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Posts from — February 2015

No Accidents

No Accidents

The legendary psychiatrist and neurologist Viktor Frankl founded a therapeutic model he called “logotherapy,” a method of existential analysis based on the idea that we human beings live within meanings, and that it is these meanings that inform and shape the tone and impact of our experience more than factual events alone. Frankl adapted this philosophical approach in his work with clients, where he observed that the greatest stress we face is the loss of meaning, a loss that the incessant distractions of modern life and fingertip technology seem all but designed to inflict.

If we take upon ourselves the commitment to live meaningfully—that is, to conduct ourselves toward meaning, to adopt meaningful living as a requirement, and to make choices and follow directions that serve and satisfy that requirement, something remarkable happens. Events that we might have considered accidental or random acquire the significance of our commitment to meaning; that is, they become opportunities to discover deeper and richer expressions of the meaning of our identity and our story. Even if in some sense we allow that life brought us an accident, our resolve to live meaningfully transmutes the dross of accident into the gold of a serendipitous or even synchronous event.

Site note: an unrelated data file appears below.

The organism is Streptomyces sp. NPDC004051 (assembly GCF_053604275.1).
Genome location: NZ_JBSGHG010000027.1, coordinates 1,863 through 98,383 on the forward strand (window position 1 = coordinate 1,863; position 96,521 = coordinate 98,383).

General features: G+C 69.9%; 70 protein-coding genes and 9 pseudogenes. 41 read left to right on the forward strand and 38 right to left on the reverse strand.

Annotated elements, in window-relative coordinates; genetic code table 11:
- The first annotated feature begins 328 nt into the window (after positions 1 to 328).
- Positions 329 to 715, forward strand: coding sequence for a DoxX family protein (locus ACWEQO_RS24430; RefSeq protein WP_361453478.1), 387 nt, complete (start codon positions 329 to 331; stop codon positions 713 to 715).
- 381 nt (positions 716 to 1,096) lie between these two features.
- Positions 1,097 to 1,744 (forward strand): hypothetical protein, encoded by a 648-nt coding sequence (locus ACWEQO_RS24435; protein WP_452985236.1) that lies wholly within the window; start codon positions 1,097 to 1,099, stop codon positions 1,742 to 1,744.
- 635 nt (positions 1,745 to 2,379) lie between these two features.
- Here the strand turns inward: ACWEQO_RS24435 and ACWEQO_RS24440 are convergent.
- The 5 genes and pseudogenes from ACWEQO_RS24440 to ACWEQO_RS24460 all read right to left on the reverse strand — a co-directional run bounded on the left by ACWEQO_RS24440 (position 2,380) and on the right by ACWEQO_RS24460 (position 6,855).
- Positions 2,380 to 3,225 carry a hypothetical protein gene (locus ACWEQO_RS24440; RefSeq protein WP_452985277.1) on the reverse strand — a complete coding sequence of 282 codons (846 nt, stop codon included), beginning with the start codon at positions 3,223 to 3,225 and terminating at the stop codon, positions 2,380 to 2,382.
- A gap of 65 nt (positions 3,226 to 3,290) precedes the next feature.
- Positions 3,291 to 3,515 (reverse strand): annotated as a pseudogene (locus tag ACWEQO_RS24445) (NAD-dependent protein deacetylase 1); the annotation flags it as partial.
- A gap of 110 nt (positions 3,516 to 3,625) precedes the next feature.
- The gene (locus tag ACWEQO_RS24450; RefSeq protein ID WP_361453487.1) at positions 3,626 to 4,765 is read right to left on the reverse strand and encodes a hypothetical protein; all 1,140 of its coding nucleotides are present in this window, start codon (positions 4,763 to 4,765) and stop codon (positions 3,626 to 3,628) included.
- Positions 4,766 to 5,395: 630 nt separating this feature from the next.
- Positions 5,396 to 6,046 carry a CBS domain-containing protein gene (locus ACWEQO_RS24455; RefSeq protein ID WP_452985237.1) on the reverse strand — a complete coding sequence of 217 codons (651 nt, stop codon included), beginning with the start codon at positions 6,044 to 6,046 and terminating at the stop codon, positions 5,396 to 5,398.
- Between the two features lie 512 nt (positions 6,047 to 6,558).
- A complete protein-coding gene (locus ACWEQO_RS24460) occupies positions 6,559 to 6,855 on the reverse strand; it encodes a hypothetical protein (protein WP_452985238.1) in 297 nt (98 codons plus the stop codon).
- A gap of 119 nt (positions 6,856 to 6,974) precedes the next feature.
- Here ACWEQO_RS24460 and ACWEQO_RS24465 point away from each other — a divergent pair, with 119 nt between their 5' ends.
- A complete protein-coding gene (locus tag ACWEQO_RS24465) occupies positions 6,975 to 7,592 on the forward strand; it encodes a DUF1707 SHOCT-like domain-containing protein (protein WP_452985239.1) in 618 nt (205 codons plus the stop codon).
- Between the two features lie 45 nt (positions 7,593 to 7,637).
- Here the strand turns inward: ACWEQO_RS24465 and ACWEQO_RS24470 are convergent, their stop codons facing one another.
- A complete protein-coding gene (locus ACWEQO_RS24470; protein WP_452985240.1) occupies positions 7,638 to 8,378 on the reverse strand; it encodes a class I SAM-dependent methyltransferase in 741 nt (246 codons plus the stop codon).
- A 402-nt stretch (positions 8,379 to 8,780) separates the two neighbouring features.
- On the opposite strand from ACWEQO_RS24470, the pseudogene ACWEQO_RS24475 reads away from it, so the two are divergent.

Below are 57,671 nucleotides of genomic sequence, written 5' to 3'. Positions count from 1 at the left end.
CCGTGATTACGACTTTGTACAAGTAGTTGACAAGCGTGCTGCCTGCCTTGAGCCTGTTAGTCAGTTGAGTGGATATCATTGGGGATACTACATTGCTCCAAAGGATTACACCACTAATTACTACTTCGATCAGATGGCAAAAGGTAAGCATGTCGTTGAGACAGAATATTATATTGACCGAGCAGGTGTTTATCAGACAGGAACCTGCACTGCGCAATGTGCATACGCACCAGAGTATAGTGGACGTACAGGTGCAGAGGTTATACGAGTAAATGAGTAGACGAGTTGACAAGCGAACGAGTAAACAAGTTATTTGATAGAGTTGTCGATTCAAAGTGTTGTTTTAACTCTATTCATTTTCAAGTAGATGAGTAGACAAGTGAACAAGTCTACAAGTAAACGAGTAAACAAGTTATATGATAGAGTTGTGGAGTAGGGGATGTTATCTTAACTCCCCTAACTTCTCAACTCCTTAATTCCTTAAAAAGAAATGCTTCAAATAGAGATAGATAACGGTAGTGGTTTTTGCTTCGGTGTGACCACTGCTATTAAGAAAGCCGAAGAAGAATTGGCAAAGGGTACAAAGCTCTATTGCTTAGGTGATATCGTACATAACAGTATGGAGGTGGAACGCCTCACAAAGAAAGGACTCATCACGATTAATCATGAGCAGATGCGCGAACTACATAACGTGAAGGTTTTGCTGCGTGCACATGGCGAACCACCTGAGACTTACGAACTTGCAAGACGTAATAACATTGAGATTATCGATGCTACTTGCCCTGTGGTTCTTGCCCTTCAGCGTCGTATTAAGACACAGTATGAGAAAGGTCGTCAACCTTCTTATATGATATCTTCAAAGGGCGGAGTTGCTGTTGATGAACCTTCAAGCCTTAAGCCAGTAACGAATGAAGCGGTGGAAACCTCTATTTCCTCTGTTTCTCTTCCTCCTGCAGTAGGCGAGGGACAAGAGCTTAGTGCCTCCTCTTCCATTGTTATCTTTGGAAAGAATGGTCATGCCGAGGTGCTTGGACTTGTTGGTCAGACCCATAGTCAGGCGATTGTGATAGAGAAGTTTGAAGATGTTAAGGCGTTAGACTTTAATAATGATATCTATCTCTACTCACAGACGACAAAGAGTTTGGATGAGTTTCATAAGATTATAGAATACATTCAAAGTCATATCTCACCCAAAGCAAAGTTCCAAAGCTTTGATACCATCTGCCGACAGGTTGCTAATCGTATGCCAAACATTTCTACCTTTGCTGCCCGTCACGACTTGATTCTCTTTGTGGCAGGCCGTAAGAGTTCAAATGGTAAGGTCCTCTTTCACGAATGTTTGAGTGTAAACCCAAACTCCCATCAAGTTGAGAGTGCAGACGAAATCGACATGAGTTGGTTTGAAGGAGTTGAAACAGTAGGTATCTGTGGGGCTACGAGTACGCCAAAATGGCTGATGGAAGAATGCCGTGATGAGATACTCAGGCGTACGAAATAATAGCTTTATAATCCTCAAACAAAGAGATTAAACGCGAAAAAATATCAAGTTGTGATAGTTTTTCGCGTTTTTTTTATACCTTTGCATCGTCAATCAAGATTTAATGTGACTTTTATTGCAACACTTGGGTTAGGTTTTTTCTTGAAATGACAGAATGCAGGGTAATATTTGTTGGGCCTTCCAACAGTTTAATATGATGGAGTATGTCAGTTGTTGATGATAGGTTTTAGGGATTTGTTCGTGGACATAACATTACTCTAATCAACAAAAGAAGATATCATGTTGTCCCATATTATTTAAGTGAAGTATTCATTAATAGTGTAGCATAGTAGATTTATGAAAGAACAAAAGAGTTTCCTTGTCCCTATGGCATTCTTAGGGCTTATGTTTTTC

There is a profound principle at work here, one that has the power to lift us out of despair and deliver us from feeling as though we are at the mercy of events. Given the nature of the creative, meaning-seeking beings that we are, no situation has the power to make us victims without our permission, for what the victim suffers, the student of life recognizes as instruction, a wake-up call, even guidance. The unconditional commitment to live meaningfully takes the sting out of adversity, turns defeat into sobering lessons, and transforms losses and setbacks of every sort into spiritual victories.

In counseling sessions, we see that this principle has the power to liberate instantly, even in cases where the client’s suffering has been protracted and resistant. As we watch these clients open to the meaning hidden in their predicament, we see again and again that the wound is the gift, that we can resolve anything that we can transcend. Frankl saw this enacted dramatically during his nightmare in the concentration camps, where prisoners would sometimes walk over to the electrified fence and end their lives. Under such inhuman conditions, death became the only meaningful option for some. In this act of unimaginable courage, they were not embracing death but meaning, not forsaking life but life lived meaninglessly. Their fate had brought them to the edge of the world, yet they found, even there, a way to affirm their existence—the only way left open to them.

Most of us will never face such dire conditions. Yet the principle holds. We have the power to transcend any condition by transcending accidental living and its mandate of perpetual reaction. We can rise above conditions and claim the greater awareness, truer truth, deeper self-knowledge, and stirring of wisdom that remain ever hidden from the eyes of the victim. Our life is, in the end, as meaningful as we require. That is in our nature, and nothing can take it from us.

February 24, 2015   Comments Off on No Accidents